Background: The Cook-Swartz implantable Doppler system was introduced at the Uppsala University Hospital to ease free flap monitoring and improve salvage rates by an earlier detection of vascular compromise. The aim of the current analysis was to investigate whether the system indeed improved the salvage rate of revisions.
Methods: All cases that needed revision among a consecutive series of patients being monitored with the implantable Doppler system between June of 2006 and January of 2009 were compared with a similar set of patients operated on before the introduction of the implantable Doppler system over an equal time span monitored with conventional methods. Data were extracted from the medical files of the patients. Logistic regression was used to identify factors associated with the outcome of the revision. Values of p <0.05 were considered statistically significant.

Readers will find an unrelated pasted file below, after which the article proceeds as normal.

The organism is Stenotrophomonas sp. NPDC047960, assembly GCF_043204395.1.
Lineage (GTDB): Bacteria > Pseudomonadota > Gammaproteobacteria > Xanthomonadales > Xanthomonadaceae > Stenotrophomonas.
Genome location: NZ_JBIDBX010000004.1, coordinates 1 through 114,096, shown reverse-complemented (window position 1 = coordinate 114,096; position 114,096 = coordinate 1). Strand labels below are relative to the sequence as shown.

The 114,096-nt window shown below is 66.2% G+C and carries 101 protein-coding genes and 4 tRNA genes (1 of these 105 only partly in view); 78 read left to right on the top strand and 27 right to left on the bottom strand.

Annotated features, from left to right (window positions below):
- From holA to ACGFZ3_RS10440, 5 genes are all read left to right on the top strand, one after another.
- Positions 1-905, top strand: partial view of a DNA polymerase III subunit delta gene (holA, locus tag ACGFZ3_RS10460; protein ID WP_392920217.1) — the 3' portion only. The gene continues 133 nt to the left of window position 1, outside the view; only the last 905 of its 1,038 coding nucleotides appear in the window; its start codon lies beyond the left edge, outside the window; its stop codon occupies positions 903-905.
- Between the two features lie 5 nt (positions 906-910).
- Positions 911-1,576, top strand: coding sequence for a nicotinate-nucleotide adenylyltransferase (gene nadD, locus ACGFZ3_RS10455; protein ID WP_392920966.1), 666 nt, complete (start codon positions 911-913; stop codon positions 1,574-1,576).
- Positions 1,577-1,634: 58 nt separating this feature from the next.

Results: A total of 327 flaps were monitored with the implantable Doppler system, of which 35 needed revision. In the control group, 303 flaps were included, of which 40 needed revision. The revision was successful in 69 percent of the cases in the implantable Doppler system group; in the group monitored by only conventional methods, this rate was 60 percent. Univariate analysis showed no statistical difference between these success rates (p = 0.441; odds ratio, 1.455; 95 percent confidence interval, 0.560 to 3.775). Multivariate analysis did not show a statistical difference either (p = 0.799; odds ratio, 1.143; 95 percent confidence interval, 0.410 to 3.182).
Conclusion: The introduction of the implantable Doppler system did not lead to a significant increase in the salvage rate of revised flaps. (Plast. Reconstr. Surg. 125: 1710, 2010.)